INDIANAPOLIS, IN - FEBRUARY 05: NFL commissioner Roger Goodell (L) chats with New England Patriots owner Robert Kraft on the field before the New England Patriots take on the New York Giants in Super Bowl XLVI at Lucas Oil Stadium on February 5, 2012 in Indianapolis, Indiana. (Photo by Ezra Shaw/Getty Images)
Earlier this week, texascowpunk suggested I make a post about what the state of the Miami Dolphins current contracts and the expected jump in 2014 salary cap would mean for the team when that season gets here. I thought it was a great idea, given the upcoming new television contracts, which start in 2014, are expected to infuse the league, and therefore the salary cap, with a dramatic increase in money.
But, apparently that might not be the case.
As I started the research for that article, I ran across this article showing why the salary cap may not increase as expected in 2014, from Blogging the Boys, SB Nation's Dallas Cowboys blog.
New England Patriots owner Bob Kraft, who spoke last Thursday at an event at Gillette Stadium, appears to not believe the salary cap will dramatically increase in 2014.
"I don't really see that happening," Kraft stated. "I don't think what happened in 2006 will happen in the future here, because if you understand the labor agreement and the long-term part of this, there will be a smooth growth. Anyone who assumes huge jumps, I hope they're in our division."
But, we all know that the league is getting a large bump in cash with the new television contracts. The Washington Post writes:
"Industry sources said the new deals will be worth an average of about $1 billion apiece to the NFL over the length of the contracts. That total of approximately $3 billion annually for the three deals is up from about $1.9 billion per year currently for the contracts with the three networks."
As the Blogging the Boys article points out, that $1.9 billion annual increase is in addition to the money from Disney, ESPN's parent company, and DirectTV. Bloomberg puts that total Disney and DirecTV number at about $4 billion a year.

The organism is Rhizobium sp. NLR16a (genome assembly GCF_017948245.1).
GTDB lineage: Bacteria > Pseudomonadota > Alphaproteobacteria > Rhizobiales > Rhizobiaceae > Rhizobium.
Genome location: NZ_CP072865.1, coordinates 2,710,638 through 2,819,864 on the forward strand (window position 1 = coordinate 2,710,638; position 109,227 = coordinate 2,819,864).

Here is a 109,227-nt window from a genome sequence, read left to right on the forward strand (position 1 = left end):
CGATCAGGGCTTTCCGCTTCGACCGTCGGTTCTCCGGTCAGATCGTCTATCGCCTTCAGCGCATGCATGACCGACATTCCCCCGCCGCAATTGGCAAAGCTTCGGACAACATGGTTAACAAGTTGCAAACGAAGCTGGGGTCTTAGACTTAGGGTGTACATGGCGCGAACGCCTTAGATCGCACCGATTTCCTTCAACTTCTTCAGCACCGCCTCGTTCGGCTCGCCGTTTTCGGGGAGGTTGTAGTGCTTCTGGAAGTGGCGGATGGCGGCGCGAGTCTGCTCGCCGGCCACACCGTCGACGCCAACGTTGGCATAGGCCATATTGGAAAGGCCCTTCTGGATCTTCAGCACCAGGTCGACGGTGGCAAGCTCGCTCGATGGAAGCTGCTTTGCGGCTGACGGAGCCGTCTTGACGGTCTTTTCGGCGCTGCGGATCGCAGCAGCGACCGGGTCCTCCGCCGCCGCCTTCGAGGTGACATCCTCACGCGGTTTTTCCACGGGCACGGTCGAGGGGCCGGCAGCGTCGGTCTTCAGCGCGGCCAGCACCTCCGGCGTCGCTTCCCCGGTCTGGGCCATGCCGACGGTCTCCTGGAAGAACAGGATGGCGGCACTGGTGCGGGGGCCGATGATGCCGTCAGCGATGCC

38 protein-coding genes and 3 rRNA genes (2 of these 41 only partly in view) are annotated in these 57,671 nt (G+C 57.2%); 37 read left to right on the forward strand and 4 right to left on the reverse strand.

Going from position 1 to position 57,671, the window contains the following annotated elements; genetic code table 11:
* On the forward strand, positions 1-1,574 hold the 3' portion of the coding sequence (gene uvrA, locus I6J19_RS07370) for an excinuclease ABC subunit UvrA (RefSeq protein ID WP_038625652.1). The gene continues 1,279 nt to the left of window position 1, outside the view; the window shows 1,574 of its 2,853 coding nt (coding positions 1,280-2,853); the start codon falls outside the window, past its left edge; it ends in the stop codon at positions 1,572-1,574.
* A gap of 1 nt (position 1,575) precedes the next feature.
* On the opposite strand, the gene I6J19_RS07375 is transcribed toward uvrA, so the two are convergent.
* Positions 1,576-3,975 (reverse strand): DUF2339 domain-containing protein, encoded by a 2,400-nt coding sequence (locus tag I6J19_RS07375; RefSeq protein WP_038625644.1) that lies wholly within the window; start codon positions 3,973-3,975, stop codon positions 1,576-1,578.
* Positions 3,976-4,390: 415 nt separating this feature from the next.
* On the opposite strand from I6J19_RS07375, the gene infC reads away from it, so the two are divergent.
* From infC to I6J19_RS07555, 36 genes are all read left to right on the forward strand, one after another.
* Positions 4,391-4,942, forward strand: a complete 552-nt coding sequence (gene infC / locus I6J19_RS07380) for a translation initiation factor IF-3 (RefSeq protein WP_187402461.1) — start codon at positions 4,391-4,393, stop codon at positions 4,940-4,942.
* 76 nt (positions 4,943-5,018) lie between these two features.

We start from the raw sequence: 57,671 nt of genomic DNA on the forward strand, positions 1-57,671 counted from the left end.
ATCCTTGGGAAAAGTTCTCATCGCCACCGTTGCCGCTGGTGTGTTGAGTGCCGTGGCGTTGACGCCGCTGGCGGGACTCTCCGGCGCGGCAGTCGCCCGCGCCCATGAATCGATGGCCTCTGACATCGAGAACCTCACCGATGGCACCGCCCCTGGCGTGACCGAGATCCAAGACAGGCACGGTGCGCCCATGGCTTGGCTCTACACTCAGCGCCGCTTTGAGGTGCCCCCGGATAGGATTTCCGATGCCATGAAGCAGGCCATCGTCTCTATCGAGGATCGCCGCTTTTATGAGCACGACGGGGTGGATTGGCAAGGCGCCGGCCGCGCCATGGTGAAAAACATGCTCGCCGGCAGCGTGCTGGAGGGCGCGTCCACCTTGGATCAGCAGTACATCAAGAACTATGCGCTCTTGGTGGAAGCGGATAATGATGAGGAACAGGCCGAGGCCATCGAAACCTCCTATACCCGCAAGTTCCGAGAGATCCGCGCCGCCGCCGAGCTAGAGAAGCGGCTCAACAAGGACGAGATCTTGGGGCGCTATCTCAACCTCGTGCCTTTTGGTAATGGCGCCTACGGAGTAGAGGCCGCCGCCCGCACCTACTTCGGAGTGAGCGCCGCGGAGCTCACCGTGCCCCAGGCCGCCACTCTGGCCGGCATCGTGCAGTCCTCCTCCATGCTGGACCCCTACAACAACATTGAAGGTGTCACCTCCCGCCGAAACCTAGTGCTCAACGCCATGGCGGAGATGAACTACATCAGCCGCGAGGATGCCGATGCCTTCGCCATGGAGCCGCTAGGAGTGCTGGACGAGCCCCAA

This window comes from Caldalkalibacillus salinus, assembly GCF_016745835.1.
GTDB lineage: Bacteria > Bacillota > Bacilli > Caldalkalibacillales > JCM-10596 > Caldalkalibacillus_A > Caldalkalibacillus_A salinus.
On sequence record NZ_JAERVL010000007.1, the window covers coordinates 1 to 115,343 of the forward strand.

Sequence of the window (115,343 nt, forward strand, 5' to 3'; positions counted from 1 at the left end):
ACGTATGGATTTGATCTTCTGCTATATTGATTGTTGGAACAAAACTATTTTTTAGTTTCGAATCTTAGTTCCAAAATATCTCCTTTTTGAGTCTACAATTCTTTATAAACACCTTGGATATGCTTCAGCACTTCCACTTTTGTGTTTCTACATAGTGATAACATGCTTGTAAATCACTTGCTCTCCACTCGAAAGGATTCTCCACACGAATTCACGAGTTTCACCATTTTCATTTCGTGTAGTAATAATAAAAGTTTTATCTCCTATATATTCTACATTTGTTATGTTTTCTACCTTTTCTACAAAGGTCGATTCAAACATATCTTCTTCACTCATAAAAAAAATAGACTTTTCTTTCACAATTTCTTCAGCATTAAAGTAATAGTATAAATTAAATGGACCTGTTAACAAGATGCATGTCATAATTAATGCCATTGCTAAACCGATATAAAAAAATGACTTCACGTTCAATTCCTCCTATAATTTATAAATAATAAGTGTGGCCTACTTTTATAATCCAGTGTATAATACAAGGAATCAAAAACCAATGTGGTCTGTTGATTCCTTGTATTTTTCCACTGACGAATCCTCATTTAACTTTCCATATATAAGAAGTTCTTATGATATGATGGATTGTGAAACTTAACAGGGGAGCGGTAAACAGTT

However, that Bloomberg article also seems to support Kraft's assertion that the league is not going to see a giant leap in the income from the television contracts.
"Rights fees for all three networks will increase by about 6 percent or 7 percent a year, according to three people with knowledge of the talks who were granted anonymity because they weren't authorized to disclose the terms," Bloomberg writes.
So, according to Kraft and Bloomberg, the NFL's revenue increase will not be a large jump from one year to the next, but a gradual increase, with the final annual rate being much larger than the current rates.
And, there are more troubles on the horizon if this gradual increase is correct. According to the New England Sports Network, the NFL Players Association has already informed players and agents that the salary cap will, "see 'significant growth' in 2014 'and beyond.'"
Are the owners and players already heading toward labor strife, just a few years into the new 10-year CBA? Maybe the Blogging the Boys article puts it best:
"Are we talking a difference in semantics here? Or is there going to be a massive sense of disappointment, and maybe even betrayal, in 2014 if the salary cap sees an increase in the 6% to 7% range? The NFLPA may be setting that up. If there is a major disconnect between expectations and reality in a couple of years, the supposed labor peace guaranteed by the new CBA may be a bit of an illusion. Or, given the fact that there is not a lot the players can do about it short of just not playing, and not getting paid, they may just take this out on NFLPA President Kevin Mawae [Domonique Foxworth was elected NFLPA President on Sunday] and Executive Director DeMaurice Smith. In that case, the ire may largely dissipate, given the brevity of most NFL careers and the fact that the cap will have gotten much larger by the time the CBA is up for renegotiation.
"But in reality, the increase in the cap will be less, because television revenue is only part of the total. When you factor out the money from ticket and suite sales and other income, the actual increase is more likely to be around 4% or 5%. So we may be talking a figure of around $5 or $6 million each year. Over the eight years of the new contract, that adds up, but slowly. Just like Kraft says."
Maybe this is an owner trying to maintain bargaining leverage with players, who could be demanding large pay raises in 2014 if they know the cap is going to rise dramatically. Maybe there really is a disconnect between the players and the owners heading toward 2014. Maybe there really will be a dramatic jump in the revenue and salary cap in 2014. For now, all of us can only sit and wait to see what happens in two years.